Shion Lim: Right. So a therapeutic is going to be something that's going that is going to be more of an acute treatment, in response to or in kind of anticipation of an infection. So either a patient is already showing symptoms and we need to address that infection and either stop it at that point, minimize its effects or to if they haven't started doing infection symptoms yet, to basically stop the virus from infecting, as early as possible. So that's what I kind of think of as therapeutics. But we, you know, people can get creative and also, depending on not just antibody based therapeutics, but these other drugs that are being considered, kind of are going and targeting different aspects of this disease. So, yeah, so I guess I'm not sure if that's the best answer, but basically it's more, addressing the actual infection.

Whereas a vaccine, which, people may have received through, you know, hopefully everyone is receiving through shots for like the flu vaccine that's well before hopefully you're getting, you have the you've gotten, SARS code 2. And often those are using say a kind of inactive viral particles or viral proteins to. So they're not infectious. But they will be considered foreign your body and your immune system will mount an immune response against it almost as if it's thinking it's being infected, but it's not because the actual virus is not there. It's only part parts of these virus. And then so that the immune system has almost seen the virus already without you actually getting COVID 19, so that if you were ever exposed to Covid 19, after that immunization event, your immune system will be like, Oh, I've seen that before and I have, I know how to deal with it. And it can Mount an immune response, a natural immune response against infectious virus and basically prevent, you know, the disease from taking hold in your body and you'll be okay. So that's kind of the goal of a vaccine is, preventing the infection from happening. And it can be distributed to people who, you know, do it people who are able to take a vaccine so that we can kind of immunize and protect the general population at large.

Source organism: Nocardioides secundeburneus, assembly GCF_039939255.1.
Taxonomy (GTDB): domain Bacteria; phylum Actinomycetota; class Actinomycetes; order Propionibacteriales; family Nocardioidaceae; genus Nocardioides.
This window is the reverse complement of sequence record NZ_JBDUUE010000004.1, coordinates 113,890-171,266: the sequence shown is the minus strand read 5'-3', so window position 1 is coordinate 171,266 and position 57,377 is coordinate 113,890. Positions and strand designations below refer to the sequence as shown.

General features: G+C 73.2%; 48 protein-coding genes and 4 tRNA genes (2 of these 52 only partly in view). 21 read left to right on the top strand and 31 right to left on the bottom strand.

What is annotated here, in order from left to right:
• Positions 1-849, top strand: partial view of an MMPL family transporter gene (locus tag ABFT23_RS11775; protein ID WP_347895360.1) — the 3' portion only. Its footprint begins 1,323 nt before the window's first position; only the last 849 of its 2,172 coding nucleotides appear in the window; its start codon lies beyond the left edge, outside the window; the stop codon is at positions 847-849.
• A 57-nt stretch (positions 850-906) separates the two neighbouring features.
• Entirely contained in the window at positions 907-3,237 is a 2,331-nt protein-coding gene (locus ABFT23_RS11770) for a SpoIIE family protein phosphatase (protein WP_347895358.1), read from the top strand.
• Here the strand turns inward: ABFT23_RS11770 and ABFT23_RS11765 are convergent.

Karen Hao: Right. We had an audience question that I wanted to go a bit more in detail on how the therapeutics work at the actual virus and antibody level. So the question was how does the engineered antibody actually disable the virus?